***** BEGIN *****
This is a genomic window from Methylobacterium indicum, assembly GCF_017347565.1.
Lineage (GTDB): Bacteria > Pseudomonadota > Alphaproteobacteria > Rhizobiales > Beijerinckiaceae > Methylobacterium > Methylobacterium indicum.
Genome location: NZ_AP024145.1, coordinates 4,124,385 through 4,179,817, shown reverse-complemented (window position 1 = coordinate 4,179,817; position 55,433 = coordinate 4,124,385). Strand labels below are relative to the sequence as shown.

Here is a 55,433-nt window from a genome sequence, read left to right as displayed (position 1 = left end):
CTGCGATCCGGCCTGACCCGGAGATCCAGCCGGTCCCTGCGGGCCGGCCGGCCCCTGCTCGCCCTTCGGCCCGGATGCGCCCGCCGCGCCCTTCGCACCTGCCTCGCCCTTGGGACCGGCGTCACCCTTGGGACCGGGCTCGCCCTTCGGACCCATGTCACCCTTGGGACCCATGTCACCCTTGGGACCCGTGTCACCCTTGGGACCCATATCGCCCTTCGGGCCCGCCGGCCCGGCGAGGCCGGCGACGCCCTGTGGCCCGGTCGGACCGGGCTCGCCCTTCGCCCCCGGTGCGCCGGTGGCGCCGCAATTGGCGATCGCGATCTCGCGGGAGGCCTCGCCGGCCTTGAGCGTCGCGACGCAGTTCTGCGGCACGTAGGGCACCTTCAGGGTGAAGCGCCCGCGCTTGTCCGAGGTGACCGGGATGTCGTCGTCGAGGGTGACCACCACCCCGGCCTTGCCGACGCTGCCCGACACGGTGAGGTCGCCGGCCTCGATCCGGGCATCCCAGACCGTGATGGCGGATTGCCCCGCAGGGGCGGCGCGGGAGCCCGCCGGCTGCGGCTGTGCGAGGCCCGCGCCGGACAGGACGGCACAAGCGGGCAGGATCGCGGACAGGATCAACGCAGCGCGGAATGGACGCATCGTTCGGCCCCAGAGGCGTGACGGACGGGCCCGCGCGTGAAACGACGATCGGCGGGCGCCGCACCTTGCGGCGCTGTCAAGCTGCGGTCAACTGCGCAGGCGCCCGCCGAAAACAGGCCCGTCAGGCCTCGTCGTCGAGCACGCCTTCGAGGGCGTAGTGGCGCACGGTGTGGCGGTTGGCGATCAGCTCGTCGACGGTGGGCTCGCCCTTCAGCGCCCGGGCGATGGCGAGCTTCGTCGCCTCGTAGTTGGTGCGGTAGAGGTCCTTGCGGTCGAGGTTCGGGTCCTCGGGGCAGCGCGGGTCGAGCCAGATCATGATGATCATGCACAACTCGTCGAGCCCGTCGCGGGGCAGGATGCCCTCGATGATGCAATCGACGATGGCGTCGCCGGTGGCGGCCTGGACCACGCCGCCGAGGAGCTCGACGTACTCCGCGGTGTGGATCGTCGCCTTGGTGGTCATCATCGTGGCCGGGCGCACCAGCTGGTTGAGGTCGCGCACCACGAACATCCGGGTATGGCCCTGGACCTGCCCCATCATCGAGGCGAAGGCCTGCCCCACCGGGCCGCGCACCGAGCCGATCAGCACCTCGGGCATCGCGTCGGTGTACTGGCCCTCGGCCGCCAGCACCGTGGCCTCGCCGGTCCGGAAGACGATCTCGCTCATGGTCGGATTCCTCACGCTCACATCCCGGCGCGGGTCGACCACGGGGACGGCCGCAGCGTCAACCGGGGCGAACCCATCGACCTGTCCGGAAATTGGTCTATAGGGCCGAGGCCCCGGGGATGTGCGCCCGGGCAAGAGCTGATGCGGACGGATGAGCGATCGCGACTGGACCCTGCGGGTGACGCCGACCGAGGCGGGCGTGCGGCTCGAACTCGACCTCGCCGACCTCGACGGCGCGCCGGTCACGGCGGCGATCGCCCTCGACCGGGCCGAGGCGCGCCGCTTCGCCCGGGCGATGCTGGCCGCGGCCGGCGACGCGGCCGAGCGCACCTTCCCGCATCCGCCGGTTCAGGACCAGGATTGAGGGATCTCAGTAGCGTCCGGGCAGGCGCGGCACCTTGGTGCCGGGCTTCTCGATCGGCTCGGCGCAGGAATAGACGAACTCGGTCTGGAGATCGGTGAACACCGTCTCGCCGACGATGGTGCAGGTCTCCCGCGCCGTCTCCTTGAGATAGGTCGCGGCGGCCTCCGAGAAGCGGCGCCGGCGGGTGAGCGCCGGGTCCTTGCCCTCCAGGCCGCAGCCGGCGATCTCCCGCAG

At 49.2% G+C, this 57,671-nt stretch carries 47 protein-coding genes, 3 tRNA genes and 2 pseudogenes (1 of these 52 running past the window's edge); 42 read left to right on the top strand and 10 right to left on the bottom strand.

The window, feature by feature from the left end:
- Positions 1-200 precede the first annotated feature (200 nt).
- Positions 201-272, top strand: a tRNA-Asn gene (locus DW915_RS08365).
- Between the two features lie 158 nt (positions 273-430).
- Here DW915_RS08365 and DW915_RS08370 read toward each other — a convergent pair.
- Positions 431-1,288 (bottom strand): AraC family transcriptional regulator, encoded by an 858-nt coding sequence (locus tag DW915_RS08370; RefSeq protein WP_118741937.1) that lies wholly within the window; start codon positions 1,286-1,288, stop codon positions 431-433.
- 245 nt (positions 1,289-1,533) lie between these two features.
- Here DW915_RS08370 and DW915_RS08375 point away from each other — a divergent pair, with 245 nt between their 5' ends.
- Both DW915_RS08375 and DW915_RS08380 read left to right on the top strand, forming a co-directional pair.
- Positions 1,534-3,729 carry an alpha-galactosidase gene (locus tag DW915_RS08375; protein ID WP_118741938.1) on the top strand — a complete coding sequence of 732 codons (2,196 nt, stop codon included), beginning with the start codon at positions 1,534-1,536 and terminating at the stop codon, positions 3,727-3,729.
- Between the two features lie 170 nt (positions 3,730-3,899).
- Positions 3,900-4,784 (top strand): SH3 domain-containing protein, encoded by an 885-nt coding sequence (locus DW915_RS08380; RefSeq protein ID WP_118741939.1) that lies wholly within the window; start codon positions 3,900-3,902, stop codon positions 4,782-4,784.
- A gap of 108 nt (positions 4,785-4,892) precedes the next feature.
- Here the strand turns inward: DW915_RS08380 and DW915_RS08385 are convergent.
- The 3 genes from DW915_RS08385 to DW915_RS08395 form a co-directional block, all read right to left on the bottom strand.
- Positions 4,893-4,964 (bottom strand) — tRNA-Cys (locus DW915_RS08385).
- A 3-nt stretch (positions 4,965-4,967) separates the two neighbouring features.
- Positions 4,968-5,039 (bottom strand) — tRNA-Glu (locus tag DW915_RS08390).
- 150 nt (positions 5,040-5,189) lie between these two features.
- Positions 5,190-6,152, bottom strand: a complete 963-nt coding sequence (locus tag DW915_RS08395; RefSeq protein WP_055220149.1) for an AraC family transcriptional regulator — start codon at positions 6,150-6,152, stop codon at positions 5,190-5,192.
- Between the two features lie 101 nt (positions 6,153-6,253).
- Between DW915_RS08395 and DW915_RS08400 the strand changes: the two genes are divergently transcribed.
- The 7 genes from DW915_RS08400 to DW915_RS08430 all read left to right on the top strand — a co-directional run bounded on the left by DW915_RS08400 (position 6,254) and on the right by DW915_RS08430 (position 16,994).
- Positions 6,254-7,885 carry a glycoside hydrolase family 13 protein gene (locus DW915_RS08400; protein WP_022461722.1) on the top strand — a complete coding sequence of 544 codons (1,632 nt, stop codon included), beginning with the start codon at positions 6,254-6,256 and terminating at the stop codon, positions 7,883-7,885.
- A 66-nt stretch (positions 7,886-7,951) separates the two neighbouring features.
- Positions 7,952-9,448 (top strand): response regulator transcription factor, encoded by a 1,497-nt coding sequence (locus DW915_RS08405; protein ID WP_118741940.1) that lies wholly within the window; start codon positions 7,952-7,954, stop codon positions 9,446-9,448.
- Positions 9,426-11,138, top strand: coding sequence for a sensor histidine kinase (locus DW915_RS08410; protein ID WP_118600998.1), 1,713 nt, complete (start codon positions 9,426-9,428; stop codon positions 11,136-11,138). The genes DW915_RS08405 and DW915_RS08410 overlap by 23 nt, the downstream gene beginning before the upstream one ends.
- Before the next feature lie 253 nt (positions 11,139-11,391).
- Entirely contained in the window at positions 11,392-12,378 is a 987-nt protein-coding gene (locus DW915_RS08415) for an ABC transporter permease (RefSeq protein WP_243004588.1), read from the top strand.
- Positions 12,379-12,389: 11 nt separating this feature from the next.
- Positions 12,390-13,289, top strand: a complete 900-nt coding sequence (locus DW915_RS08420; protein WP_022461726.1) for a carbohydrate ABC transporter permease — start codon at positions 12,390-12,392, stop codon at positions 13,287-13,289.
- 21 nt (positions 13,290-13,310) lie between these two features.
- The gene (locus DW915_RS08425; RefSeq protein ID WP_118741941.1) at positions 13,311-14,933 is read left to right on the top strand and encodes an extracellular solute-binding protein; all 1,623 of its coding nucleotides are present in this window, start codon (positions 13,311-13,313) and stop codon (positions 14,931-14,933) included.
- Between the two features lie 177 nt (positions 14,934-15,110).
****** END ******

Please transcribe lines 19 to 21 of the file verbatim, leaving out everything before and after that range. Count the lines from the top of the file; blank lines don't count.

- A gap of 108 nt (positions 4,785-4,892) precedes the next feature.
- Here the strand turns inward: DW915_RS08380 and DW915_RS08385 are convergent.
- The 3 genes from DW915_RS08385 to DW915_RS08395 form a co-directional block, all read right to left on the bottom strand.